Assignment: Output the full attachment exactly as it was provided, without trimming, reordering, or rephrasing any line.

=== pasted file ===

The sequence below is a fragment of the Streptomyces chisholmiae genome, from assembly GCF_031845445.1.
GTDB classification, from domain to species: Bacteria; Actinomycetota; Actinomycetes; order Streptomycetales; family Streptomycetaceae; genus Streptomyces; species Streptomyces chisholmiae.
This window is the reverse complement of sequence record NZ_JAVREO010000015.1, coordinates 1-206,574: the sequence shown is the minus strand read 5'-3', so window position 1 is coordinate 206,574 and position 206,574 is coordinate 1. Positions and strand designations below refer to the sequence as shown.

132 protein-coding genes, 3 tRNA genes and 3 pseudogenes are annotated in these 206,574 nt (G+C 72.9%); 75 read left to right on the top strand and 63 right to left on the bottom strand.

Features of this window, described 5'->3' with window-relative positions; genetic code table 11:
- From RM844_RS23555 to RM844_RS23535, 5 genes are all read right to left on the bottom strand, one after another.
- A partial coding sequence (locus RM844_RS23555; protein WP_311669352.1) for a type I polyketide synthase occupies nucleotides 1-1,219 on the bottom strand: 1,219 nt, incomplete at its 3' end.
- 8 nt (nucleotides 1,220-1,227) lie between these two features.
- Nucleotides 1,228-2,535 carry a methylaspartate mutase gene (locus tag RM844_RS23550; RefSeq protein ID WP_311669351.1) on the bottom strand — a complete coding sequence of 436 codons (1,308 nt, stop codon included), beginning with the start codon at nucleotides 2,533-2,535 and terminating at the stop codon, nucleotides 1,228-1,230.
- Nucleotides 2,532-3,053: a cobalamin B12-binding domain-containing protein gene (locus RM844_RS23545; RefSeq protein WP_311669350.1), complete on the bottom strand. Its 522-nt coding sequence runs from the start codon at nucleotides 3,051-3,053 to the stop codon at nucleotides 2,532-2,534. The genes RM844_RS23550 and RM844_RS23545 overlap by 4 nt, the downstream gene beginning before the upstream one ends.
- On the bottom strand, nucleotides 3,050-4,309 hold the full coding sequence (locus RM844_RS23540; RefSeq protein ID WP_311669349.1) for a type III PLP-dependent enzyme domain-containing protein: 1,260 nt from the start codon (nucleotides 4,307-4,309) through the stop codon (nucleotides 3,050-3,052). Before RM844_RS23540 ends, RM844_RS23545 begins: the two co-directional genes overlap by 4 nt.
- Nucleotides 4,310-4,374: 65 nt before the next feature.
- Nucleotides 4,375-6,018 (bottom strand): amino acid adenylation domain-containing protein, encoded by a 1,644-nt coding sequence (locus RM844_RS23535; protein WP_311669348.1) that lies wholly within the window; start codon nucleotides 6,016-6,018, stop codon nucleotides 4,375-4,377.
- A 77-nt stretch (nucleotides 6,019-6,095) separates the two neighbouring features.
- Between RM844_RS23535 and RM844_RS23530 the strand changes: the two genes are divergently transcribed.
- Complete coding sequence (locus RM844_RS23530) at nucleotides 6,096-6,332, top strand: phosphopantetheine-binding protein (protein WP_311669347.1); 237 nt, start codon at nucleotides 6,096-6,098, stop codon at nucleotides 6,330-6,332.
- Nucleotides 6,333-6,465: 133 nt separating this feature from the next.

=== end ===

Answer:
The sequence below is a fragment of the Streptomyces chisholmiae genome, from assembly GCF_031845445.1.
GTDB classification, from domain to species: Bacteria; Actinomycetota; Actinomycetes; order Streptomycetales; family Streptomycetaceae; genus Streptomyces; species Streptomyces chisholmiae.
This window is the reverse complement of sequence record NZ_JAVREO010000015.1, coordinates 1-206,574: the sequence shown is the minus strand read 5'-3', so window position 1 is coordinate 206,574 and position 206,574 is coordinate 1. Positions and strand designations below refer to the sequence as shown.

132 protein-coding genes, 3 tRNA genes and 3 pseudogenes are annotated in these 206,574 nt (G+C 72.9%); 75 read left to right on the top strand and 63 right to left on the bottom strand.

Features of this window, described 5'->3' with window-relative positions; genetic code table 11:
- From RM844_RS23555 to RM844_RS23535, 5 genes are all read right to left on the bottom strand, one after another.
- A partial coding sequence (locus RM844_RS23555; protein WP_311669352.1) for a type I polyketide synthase occupies nucleotides 1-1,219 on the bottom strand: 1,219 nt, incomplete at its 3' end.
- 8 nt (nucleotides 1,220-1,227) lie between these two features.
- Nucleotides 1,228-2,535 carry a methylaspartate mutase gene (locus tag RM844_RS23550; RefSeq protein ID WP_311669351.1) on the bottom strand — a complete coding sequence of 436 codons (1,308 nt, stop codon included), beginning with the start codon at nucleotides 2,533-2,535 and terminating at the stop codon, nucleotides 1,228-1,230.
- Nucleotides 2,532-3,053: a cobalamin B12-binding domain-containing protein gene (locus RM844_RS23545; RefSeq protein WP_311669350.1), complete on the bottom strand. Its 522-nt coding sequence runs from the start codon at nucleotides 3,051-3,053 to the stop codon at nucleotides 2,532-2,534. The genes RM844_RS23550 and RM844_RS23545 overlap by 4 nt, the downstream gene beginning before the upstream one ends.
- On the bottom strand, nucleotides 3,050-4,309 hold the full coding sequence (locus RM844_RS23540; RefSeq protein ID WP_311669349.1) for a type III PLP-dependent enzyme domain-containing protein: 1,260 nt from the start codon (nucleotides 4,307-4,309) through the stop codon (nucleotides 3,050-3,052). Before RM844_RS23540 ends, RM844_RS23545 begins: the two co-directional genes overlap by 4 nt.
- Nucleotides 4,310-4,374: 65 nt before the next feature.
- Nucleotides 4,375-6,018 (bottom strand): amino acid adenylation domain-containing protein, encoded by a 1,644-nt coding sequence (locus RM844_RS23535; protein WP_311669348.1) that lies wholly within the window; start codon nucleotides 6,016-6,018, stop codon nucleotides 4,375-4,377.
- A 77-nt stretch (nucleotides 6,019-6,095) separates the two neighbouring features.
- Between RM844_RS23535 and RM844_RS23530 the strand changes: the two genes are divergently transcribed.
- Complete coding sequence (locus RM844_RS23530) at nucleotides 6,096-6,332, top strand: phosphopantetheine-binding protein (protein WP_311669347.1); 237 nt, start codon at nucleotides 6,096-6,098, stop codon at nucleotides 6,330-6,332.
- Nucleotides 6,333-6,465: 133 nt separating this feature from the next.